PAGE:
Western Cape Tourism for the Off-Road Traveler

Although this article, Western Cape Tourism for the Off-Road Traveler, mainly deals with 4×4 trails in the Western Cape, it is one of a series of fifteen articles that will briefly describe the geography, climate, terrain, must-do activities, must-see places, and much else besides, of all nine South African provinces, as well as some of the countries bordering on South Africa.

Western Cape Contents:

Geography of the Western Cape

At 129 462 sq. km, the Western Cape is South Africa’s fourth largest province, approximately the surface area of Greece, and takes up 10.6% of SA’s total surface area with a population of around 6 million, divided into three main language groups: 49.7% Afrikaans speakers, 24.7% isiXhosa speakers, and 20.2% English speakers.

The Western Cape borders on the Northern and Eastern Cape provinces, as well as the Indian Ocean to the south and the Atlantic Ocean to the west, and is the dividing point between the Indian and Atlantic Oceans. Cape Agulhas, on the southern coast of the Western Cape is also the south-western-most point of the African continent. Extensive mountain ranges, alternated with cultivated valleys, comprise much of the landscape of the Western Cape.


Main Geographical Areas


Cape wine lands

Centred on Paarl and Stellenbosch, the Cape wine lands form a distinct geographical region, due to the clearly demarcated geology, climate, and soil types suitable for wine production. The Western Cape is the centre of the ninth largest wine-producing region (based on exports) in the world, and boasts the longest and oldest wine route in the world.


Also known as, the “Land of Thirst”, the Karroo is a large arid to semi-arid geographic region comprising much of the Eastern Cape, Western Cape, and Northern Cape provinces. The Karoo can best be defined by its vast open spaces, and endemic vegetation, which consists mainly of succulents and low shrubs that are spaced relatively widely apart. The area is totally devoid of surface water, and its name derives from a Khoisan word, roughly translated as “Land of Thirst”.

Cape Floristic Region

Also known as the Cape Floral Kingdom, is the smallest of the six internationally recognized plant kingdoms, and is the only one contained entirely within one country. It covers about 90 000 km2, and contains 3% of the entire world’s plant species and 20% of all plant species found in Africa. The world-famous fynbos stands, which extend northwards from the coastal plains, comprise nearly eight thousand plant species, and form part of the Cape Floral Kingdom.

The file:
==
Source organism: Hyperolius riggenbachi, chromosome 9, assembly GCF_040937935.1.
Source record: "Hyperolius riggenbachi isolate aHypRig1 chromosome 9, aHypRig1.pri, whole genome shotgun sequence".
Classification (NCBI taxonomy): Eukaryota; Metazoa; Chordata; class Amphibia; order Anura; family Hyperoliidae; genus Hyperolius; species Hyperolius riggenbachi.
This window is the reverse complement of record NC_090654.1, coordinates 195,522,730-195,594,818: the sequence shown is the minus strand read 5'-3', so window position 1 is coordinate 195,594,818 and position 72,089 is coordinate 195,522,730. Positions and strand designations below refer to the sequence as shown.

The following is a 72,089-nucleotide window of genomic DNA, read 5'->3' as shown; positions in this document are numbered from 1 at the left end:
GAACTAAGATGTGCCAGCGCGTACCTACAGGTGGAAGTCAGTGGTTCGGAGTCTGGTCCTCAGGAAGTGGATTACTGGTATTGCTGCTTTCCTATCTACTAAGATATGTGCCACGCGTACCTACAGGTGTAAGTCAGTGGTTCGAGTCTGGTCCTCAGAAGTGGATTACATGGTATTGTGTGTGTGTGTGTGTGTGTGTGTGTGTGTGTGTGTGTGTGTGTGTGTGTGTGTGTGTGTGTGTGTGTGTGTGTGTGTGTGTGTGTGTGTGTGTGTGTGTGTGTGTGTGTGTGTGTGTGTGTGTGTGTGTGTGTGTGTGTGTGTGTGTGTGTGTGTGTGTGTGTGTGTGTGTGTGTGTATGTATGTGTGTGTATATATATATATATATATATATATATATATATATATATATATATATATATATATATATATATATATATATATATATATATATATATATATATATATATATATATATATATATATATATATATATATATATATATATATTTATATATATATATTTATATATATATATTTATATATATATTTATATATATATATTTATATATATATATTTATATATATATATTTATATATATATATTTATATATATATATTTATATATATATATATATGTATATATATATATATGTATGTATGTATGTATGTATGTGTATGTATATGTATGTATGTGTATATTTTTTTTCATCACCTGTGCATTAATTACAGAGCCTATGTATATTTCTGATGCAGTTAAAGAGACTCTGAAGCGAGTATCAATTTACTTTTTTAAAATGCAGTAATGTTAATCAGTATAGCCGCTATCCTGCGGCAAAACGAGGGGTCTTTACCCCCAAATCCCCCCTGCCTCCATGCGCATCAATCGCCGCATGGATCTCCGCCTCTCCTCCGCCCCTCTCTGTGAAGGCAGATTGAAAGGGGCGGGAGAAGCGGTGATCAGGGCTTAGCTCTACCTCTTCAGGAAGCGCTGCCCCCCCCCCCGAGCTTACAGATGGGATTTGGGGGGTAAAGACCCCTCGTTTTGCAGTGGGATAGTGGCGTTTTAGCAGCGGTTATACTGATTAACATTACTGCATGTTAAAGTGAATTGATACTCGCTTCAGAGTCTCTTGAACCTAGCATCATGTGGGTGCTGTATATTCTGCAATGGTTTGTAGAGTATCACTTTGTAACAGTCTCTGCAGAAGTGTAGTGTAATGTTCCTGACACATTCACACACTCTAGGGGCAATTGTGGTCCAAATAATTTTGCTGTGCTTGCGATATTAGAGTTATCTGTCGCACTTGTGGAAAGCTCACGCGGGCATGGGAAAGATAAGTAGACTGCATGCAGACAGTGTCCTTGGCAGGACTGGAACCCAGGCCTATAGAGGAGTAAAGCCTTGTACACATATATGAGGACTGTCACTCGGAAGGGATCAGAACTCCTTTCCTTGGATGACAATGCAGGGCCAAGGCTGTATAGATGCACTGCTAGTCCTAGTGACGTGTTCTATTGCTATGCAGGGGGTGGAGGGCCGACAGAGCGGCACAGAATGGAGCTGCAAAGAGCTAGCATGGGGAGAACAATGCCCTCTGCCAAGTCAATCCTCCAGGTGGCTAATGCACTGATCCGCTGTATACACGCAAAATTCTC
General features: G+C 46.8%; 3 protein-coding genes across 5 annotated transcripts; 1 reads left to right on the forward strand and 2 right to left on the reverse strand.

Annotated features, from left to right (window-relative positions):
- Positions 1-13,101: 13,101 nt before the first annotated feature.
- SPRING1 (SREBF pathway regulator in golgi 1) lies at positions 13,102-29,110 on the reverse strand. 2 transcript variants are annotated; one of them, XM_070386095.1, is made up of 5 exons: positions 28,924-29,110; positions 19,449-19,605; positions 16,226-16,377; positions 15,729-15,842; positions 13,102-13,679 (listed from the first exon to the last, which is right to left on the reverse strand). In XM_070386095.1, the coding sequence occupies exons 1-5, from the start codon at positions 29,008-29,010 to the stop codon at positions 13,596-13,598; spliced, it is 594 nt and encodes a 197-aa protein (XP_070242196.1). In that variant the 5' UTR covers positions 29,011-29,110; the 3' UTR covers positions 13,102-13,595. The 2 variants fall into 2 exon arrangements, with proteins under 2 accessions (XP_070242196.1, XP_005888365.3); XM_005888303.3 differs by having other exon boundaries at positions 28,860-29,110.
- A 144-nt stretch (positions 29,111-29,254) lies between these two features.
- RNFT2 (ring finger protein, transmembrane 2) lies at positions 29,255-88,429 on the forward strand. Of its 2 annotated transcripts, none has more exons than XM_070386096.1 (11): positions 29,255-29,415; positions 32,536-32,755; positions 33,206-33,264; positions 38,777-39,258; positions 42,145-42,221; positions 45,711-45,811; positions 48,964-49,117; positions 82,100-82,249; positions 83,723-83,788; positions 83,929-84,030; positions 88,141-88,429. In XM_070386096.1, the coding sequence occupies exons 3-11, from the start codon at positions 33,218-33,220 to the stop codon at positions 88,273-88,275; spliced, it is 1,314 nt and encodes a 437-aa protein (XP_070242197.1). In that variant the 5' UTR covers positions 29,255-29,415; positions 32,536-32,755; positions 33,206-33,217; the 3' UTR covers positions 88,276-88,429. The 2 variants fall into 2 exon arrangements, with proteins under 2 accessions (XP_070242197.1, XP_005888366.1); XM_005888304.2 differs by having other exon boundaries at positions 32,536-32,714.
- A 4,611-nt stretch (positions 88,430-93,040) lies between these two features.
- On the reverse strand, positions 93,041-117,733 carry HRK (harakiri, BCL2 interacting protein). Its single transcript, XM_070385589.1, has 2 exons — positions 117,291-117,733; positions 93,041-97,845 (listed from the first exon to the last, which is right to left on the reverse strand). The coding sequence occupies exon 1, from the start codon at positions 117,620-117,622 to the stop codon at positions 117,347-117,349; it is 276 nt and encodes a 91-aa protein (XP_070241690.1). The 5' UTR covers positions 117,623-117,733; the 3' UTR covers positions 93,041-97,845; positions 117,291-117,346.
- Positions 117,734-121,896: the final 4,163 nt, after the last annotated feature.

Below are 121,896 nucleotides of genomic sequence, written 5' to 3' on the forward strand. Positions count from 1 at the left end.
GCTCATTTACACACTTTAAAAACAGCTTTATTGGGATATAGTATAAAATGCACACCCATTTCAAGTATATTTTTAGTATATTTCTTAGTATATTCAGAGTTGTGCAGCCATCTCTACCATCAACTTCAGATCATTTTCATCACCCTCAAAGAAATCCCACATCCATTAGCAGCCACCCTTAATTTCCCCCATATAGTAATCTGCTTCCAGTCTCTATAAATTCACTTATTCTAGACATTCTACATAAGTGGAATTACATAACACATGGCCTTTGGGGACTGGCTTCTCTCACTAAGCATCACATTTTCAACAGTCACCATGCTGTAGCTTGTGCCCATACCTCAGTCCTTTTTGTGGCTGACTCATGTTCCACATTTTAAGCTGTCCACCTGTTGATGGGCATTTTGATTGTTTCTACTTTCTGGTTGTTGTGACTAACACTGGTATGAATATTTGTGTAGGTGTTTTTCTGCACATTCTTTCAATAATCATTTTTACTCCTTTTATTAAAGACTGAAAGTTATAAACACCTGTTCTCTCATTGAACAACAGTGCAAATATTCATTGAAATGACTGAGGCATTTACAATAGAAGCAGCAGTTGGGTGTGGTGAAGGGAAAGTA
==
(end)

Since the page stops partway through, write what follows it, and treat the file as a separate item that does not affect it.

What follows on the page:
Defined by the Hottentots-Holland Mountains to the west, the Riviersonderend Mountains to the north, both the Atlantic and Indian Oceans in the south, and the Breede River as the eastern boundary, the Overberg region is famous for its Mediterranean climate, vast fruit orchards, as well as wheat and canola fields.

Cape West Coast

Beginning at Blaauwberg in the south, and stretching to Namaqualand in the north, this region comprises more than 40 small, beautiful towns along the Atlantic coast of South Africa. Although the Cape West Coast boasts a large selection of interesting and must-see attractions, the annual wild flower displays in and around Namaqualand between August and September tops them all.


Climate of the Western Cape

The immediate area around Cape Town has a mostly Mediterranean climate with temperatures varying between 150 C and 270 C during summer. Inland temperatures are generally 30 – 50 C higher than at the coast. Winter at the coast can be chilly but temperatures seldom drop below 70 C, while noon temperatures average 180 C.

Rainfall occurs during winter, with the wet season falling between mainly between the months of May to July, although the wet season can spill over into August, and on occasion even into September.


Scenery of the Western Cape

The Western Cape has far too many scenic attractions to list here; suffice to say that this province has some of the most dramatic landscapes in the world. Its magnificent mountainscapes with towering cliffs, clear streams, and overwhelming abundance of trees and indigenous flora, including the fynbos of the Cape Floral Kingdom, which is one of eight world heritage sites in South Africa – all combine to make the Western Cape one of South Africa’s most scenically diverse regions. For example, the more than 200 million year-old landscape of the Karroo forms a starkly contrasting backdrop to the high-tech parabolic antennas of the SKA, a modern radio telescope, the sight of which is reason enough to visit the Karroo. Some other examples include:

Chapman’s Peak

A stunningly scenic panorama over a 9 km stretch of coastline, especially during the whale-watching season starting in late winter, can be had from anywhere along Chapman’s Peak Drive, which offers the visitor unmatched views of sea cliffs, indigenous forest, wide beaches, and some of the most innovative road engineering in the world. However, there are tolls to pay, so bring cash.


The annual wild flower display in Namaqualand is a once-seen-never-forgotten sight when during August and September the entire region is transformed into a vast palette of colour as the landscape is carpeted with billions and billions of blooming wild flowers.


Somewhat reminiscent of parts Monument Valley in Arizona, the Karroo has perhaps the most surreal landscape in all of Southern Africa: “Because of the unique antiquity of its geological record, South Africa is the single country in the world which has: the oldest evidence of life on Earth; the oldest multi-cellular animals; the most primitive land-living plants; the most distant ancestors of dinosaurs; the most complete record of the more than 80 million year ancestry of mammals; a remarkable record of human origins and of human achievements through the last four million years”.